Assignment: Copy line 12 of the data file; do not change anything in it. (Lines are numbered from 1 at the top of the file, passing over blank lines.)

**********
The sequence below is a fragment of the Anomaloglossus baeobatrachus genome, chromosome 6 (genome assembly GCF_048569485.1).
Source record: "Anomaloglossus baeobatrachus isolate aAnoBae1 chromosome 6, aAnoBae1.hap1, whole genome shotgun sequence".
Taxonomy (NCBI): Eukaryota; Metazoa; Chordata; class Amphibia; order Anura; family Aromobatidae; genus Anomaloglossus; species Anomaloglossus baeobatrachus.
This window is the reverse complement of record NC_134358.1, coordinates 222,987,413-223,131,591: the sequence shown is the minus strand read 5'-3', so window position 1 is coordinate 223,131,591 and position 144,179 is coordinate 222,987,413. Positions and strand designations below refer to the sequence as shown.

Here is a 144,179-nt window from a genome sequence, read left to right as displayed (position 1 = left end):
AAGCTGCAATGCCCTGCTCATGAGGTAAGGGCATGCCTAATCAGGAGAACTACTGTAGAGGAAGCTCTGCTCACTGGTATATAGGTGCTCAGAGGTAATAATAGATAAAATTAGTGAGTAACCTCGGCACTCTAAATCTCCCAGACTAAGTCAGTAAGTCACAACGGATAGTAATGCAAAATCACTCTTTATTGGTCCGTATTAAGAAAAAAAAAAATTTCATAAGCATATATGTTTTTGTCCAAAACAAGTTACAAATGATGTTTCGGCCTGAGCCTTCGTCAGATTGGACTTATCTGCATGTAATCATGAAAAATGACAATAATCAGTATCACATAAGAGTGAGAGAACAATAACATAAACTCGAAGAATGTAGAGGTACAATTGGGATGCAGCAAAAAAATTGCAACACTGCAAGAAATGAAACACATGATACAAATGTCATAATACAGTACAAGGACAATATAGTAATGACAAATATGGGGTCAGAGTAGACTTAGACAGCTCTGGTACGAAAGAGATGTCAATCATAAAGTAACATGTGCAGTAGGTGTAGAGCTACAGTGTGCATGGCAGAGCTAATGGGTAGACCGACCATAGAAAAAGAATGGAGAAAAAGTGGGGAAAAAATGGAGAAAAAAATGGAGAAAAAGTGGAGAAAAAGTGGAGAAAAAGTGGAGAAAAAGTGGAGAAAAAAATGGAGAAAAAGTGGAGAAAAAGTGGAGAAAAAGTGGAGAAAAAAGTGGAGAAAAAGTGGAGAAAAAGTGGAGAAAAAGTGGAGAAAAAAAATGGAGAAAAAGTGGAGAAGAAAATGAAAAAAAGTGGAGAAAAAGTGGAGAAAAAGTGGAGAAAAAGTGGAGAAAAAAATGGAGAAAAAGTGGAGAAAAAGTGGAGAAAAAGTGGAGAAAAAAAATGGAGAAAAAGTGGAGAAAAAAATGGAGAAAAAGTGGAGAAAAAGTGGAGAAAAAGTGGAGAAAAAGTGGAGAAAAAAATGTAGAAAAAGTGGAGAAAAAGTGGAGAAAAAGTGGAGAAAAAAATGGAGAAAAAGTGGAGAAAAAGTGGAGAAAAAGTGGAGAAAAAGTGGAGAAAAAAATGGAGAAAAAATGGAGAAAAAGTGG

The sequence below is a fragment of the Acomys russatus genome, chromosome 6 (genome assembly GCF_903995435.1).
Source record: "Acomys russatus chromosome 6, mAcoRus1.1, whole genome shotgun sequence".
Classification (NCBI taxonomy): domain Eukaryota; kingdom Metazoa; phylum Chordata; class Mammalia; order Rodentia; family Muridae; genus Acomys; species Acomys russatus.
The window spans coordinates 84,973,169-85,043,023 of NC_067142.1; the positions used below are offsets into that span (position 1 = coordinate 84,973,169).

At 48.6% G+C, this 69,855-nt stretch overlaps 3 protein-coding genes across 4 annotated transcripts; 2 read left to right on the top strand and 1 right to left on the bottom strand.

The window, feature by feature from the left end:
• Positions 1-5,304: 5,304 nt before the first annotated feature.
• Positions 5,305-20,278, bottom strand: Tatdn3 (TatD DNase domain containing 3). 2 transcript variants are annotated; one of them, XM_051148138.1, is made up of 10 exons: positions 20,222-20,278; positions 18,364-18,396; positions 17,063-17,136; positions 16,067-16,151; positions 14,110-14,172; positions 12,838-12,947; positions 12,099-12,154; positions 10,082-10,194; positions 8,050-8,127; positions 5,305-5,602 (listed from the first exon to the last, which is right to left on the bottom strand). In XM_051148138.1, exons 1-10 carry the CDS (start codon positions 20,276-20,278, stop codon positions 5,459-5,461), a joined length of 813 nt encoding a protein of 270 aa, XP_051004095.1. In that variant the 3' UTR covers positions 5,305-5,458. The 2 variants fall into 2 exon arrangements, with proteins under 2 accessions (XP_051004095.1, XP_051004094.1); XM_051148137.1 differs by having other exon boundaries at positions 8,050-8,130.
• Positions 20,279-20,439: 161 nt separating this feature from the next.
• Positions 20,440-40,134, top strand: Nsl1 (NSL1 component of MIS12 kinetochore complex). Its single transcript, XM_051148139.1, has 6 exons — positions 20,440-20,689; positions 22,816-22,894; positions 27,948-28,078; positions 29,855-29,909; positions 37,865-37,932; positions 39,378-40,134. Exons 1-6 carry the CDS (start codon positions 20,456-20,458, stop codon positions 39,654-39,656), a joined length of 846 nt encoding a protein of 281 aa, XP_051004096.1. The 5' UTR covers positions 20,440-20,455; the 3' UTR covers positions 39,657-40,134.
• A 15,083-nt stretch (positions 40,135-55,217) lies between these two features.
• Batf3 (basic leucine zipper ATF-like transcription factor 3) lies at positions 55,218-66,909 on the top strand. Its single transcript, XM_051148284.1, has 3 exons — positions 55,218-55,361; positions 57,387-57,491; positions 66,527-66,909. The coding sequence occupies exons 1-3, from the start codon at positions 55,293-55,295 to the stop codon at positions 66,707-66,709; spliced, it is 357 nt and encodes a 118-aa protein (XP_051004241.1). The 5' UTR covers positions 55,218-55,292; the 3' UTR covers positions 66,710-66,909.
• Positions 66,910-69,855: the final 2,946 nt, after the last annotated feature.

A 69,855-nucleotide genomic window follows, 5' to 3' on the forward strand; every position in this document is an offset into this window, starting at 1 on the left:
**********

The window, feature by feature from the left end: